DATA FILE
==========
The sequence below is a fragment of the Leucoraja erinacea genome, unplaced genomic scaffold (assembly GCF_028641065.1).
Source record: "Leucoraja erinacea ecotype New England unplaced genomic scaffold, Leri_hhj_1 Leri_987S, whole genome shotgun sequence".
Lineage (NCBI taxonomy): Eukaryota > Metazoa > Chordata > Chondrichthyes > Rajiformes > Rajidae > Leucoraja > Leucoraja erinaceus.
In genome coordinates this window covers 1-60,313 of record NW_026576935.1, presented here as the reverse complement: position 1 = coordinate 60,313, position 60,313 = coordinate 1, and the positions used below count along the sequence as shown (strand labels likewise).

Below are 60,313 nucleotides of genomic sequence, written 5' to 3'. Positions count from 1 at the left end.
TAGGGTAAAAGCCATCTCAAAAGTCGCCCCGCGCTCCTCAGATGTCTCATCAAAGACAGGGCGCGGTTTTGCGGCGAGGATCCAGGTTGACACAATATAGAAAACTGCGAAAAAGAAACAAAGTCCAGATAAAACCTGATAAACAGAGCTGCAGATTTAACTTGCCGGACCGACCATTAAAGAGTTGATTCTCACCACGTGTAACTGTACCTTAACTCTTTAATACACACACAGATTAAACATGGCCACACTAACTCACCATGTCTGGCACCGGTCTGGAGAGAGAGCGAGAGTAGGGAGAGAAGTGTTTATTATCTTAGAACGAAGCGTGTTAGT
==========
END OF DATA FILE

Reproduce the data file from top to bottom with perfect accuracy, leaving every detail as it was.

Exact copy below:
The sequence below is a fragment of the Leucoraja erinacea genome, unplaced genomic scaffold (assembly GCF_028641065.1).
Source record: "Leucoraja erinacea ecotype New England unplaced genomic scaffold, Leri_hhj_1 Leri_987S, whole genome shotgun sequence".
Lineage (NCBI taxonomy): Eukaryota > Metazoa > Chordata > Chondrichthyes > Rajiformes > Rajidae > Leucoraja > Leucoraja erinaceus.
In genome coordinates this window covers 1-60,313 of record NW_026576935.1, presented here as the reverse complement: position 1 = coordinate 60,313, position 60,313 = coordinate 1, and the positions used below count along the sequence as shown (strand labels likewise).

Below are 60,313 nucleotides of genomic sequence, written 5' to 3'. Positions count from 1 at the left end.
TAGGGTAAAAGCCATCTCAAAAGTCGCCCCGCGCTCCTCAGATGTCTCATCAAAGACAGGGCGCGGTTTTGCGGCGAGGATCCAGGTTGACACAATATAGAAAACTGCGAAAAAGAAACAAAGTCCAGATAAAACCTGATAAACAGAGCTGCAGATTTAACTTGCCGGACCGACCATTAAAGAGTTGATTCTCACCACGTGTAACTGTACCTTAACTCTTTAATACACACACAGATTAAACATGGCCACACTAACTCACCATGTCTGGCACCGGTCTGGAGAGAGAGCGAGAGTAGGGAGAGAAGTGTTTATTATCTTAGAACGAAGCGTGTTAGT